I did a stupid thing Monday night, showed some initiative and tried to fix a leaky faucet that had turned into a sideways-spraying faucet.
To be fair, YouTube is partially to blame for this debacle; it’s dearth of do-it-yourself videos can give a guy irrational confidence about his abilities. I’m not and never will be qualified to do anything that’s more mechanical than changing a lightbulb or replacing batteries. But the guy on the Web vid made it look so easy and the neighborhood hardware store had the necessary parts.
Let’s do this.
Stupid testosterone. The faucet came apart easily enough. In fact, I realized after a good bit of tugging and thread stripping that the disassembly was complete before I knew it. In the first trip to the store, I bought a new cartridge (I didn’t know those existed just minutes earlier), some extra o-rings (no joke) and a new cord for my iPhone because my youngest daughter chewed up the last one. Later, I found out that I was charged for two chords. I should have taken that as a sign to stop. But then I wouldn’t have anything to write about.
A second trip to the store became necessary when I couldn’t get the old cartridge to pull out of the faucet. Get me a bigger crescent wrench, stat! I picked up a new air filter for the furnace, too, just for good measure.
Except it turned out that I didn’t need the wrench; I just needed more leverage. So I stood on the counter and yanked that sucker right out – and without whacking myself in the face. (I did, however, inadvertently elbow my wife in the face earlier when diagnosing the program. Full disclosure.)
Now to put it all back together …
Not happening. I tried, man, really I did despite my lack of knowledge and the growing damage to my dainty hands and the screams of children in the background, all the while growing angrier and more disappointed (disappointeder?) about the situation. We had spaghetti-covered dishes in the bathtub, for crying out loud.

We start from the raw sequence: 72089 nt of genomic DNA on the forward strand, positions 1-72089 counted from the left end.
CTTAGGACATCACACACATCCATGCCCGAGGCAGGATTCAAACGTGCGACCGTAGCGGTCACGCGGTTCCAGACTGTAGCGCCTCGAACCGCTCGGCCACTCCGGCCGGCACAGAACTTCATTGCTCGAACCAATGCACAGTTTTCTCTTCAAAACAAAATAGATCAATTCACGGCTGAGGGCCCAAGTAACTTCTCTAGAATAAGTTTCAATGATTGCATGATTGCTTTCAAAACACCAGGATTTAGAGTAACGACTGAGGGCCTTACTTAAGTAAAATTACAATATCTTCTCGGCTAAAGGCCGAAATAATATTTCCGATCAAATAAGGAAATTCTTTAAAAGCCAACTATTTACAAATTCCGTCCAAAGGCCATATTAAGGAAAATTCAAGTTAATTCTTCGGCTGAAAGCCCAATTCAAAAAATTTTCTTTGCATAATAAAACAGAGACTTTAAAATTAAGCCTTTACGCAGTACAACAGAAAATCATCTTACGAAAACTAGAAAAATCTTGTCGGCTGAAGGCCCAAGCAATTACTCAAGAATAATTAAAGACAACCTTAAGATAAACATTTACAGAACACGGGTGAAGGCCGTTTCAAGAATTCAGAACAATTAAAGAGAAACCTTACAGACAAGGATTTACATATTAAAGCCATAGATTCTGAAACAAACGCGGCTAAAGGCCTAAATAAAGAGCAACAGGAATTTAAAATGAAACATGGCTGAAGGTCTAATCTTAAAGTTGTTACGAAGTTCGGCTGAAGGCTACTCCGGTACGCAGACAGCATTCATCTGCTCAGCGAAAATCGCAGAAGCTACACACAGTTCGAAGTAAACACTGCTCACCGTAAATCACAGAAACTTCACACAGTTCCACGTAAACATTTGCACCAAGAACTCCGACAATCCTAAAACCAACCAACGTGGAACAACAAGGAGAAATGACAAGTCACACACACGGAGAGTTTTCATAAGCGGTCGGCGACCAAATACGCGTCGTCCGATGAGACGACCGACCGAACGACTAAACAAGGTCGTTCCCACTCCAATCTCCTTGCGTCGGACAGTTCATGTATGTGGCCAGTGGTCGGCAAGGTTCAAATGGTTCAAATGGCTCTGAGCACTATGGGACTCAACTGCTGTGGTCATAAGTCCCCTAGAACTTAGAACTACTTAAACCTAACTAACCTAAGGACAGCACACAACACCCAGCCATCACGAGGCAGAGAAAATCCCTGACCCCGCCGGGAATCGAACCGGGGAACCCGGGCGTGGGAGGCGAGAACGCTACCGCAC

The Mr. Fix It big cost me four hours, $60 and untold aggravation. The professional plumber undid my mess and installed a new faucet in one hour the next day. Never before had washing baby bottles felt so glorious.
A minimum of two lessons came out of this: 1) In the future, I need to suck it up and pay a professional without first trying to be a hero and; 2) Skilled craftsmen like plumbers, electricians and mechanics are privy to the secrets that make the world work.
I had no idea what the inside of a faucet handle looked like and never would have imagined the hidden complexities. And it’s not like there’s a single, uniform model – plumbing isn’t Communism. There is some stuff going on in there.
Once I began the dissection, I at least sort of began to make sense of what most of the pieces did and how they fit together to provide me with glorious drinking water. But it’s not natural. If I have any mechanical inclinations, it’s more in the sense of how a process works – like how college basketball teams go about booking non-conference opponents – as opposed to the physical workings of machinery.
I imagine it’s rad to be versed in plumbing, to know what goes on in the bowels of a home or office building or sports stadium. It’s probably somewhere between having X-ray vision and knowing classified information.
So props to all the handy men out there; the rest of us would be in big trouble if you weren’t willing and able to share your skills with the world.